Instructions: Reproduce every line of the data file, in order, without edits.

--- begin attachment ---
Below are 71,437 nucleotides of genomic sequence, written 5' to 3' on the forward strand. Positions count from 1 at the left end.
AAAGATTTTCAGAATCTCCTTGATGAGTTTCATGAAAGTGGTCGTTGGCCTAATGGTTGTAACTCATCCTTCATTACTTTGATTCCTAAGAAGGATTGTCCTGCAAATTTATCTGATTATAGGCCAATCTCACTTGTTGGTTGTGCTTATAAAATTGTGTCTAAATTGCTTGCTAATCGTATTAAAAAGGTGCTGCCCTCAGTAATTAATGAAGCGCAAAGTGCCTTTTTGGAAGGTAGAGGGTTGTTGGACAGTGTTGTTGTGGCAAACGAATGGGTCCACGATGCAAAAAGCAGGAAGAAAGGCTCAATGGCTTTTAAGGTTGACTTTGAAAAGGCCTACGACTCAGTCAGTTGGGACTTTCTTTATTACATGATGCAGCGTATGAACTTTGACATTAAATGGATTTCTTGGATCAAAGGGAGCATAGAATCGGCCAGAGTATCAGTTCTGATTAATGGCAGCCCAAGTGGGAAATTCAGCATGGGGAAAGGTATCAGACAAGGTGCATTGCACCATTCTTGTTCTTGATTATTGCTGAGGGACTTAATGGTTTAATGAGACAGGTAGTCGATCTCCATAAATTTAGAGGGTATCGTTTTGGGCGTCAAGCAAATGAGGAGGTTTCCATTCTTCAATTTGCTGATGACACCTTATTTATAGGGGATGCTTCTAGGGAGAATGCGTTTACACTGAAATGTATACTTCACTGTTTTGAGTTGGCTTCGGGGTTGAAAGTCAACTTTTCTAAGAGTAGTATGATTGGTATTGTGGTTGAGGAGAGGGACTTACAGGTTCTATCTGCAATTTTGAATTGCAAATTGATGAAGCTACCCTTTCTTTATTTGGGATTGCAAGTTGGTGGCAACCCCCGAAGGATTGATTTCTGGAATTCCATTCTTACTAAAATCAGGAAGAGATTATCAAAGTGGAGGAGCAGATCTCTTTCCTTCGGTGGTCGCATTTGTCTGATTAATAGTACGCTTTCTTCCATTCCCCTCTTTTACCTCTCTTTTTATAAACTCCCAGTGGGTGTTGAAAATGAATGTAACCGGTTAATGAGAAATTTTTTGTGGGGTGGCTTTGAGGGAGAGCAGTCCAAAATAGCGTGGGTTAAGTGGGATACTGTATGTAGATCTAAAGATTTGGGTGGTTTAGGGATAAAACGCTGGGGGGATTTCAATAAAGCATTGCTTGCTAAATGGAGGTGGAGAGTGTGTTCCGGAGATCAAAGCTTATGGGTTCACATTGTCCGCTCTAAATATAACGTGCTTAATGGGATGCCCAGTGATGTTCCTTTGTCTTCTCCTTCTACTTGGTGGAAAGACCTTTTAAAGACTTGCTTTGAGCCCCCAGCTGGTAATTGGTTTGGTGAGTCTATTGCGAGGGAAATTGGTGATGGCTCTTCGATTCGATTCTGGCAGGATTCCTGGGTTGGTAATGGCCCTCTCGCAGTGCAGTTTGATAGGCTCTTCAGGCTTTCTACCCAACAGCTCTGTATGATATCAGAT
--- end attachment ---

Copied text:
Below are 71,437 nucleotides of genomic sequence, written 5' to 3' on the forward strand. Positions count from 1 at the left end.
AAAGATTTTCAGAATCTCCTTGATGAGTTTCATGAAAGTGGTCGTTGGCCTAATGGTTGTAACTCATCCTTCATTACTTTGATTCCTAAGAAGGATTGTCCTGCAAATTTATCTGATTATAGGCCAATCTCACTTGTTGGTTGTGCTTATAAAATTGTGTCTAAATTGCTTGCTAATCGTATTAAAAAGGTGCTGCCCTCAGTAATTAATGAAGCGCAAAGTGCCTTTTTGGAAGGTAGAGGGTTGTTGGACAGTGTTGTTGTGGCAAACGAATGGGTCCACGATGCAAAAAGCAGGAAGAAAGGCTCAATGGCTTTTAAGGTTGACTTTGAAAAGGCCTACGACTCAGTCAGTTGGGACTTTCTTTATTACATGATGCAGCGTATGAACTTTGACATTAAATGGATTTCTTGGATCAAAGGGAGCATAGAATCGGCCAGAGTATCAGTTCTGATTAATGGCAGCCCAAGTGGGAAATTCAGCATGGGGAAAGGTATCAGACAAGGTGCATTGCACCATTCTTGTTCTTGATTATTGCTGAGGGACTTAATGGTTTAATGAGACAGGTAGTCGATCTCCATAAATTTAGAGGGTATCGTTTTGGGCGTCAAGCAAATGAGGAGGTTTCCATTCTTCAATTTGCTGATGACACCTTATTTATAGGGGATGCTTCTAGGGAGAATGCGTTTACACTGAAATGTATACTTCACTGTTTTGAGTTGGCTTCGGGGTTGAAAGTCAACTTTTCTAAGAGTAGTATGATTGGTATTGTGGTTGAGGAGAGGGACTTACAGGTTCTATCTGCAATTTTGAATTGCAAATTGATGAAGCTACCCTTTCTTTATTTGGGATTGCAAGTTGGTGGCAACCCCCGAAGGATTGATTTCTGGAATTCCATTCTTACTAAAATCAGGAAGAGATTATCAAAGTGGAGGAGCAGATCTCTTTCCTTCGGTGGTCGCATTTGTCTGATTAATAGTACGCTTTCTTCCATTCCCCTCTTTTACCTCTCTTTTTATAAACTCCCAGTGGGTGTTGAAAATGAATGTAACCGGTTAATGAGAAATTTTTTGTGGGGTGGCTTTGAGGGAGAGCAGTCCAAAATAGCGTGGGTTAAGTGGGATACTGTATGTAGATCTAAAGATTTGGGTGGTTTAGGGATAAAACGCTGGGGGGATTTCAATAAAGCATTGCTTGCTAAATGGAGGTGGAGAGTGTGTTCCGGAGATCAAAGCTTATGGGTTCACATTGTCCGCTCTAAATATAACGTGCTTAATGGGATGCCCAGTGATGTTCCTTTGTCTTCTCCTTCTACTTGGTGGAAAGACCTTTTAAAGACTTGCTTTGAGCCCCCAGCTGGTAATTGGTTTGGTGAGTCTATTGCGAGGGAAATTGGTGATGGCTCTTCGATTCGATTCTGGCAGGATTCCTGGGTTGGTAATGGCCCTCTCGCAGTGCAGTTTGATAGGCTCTTCAGGCTTTCTACCCAACAGCTCTGTATGATATCAGAT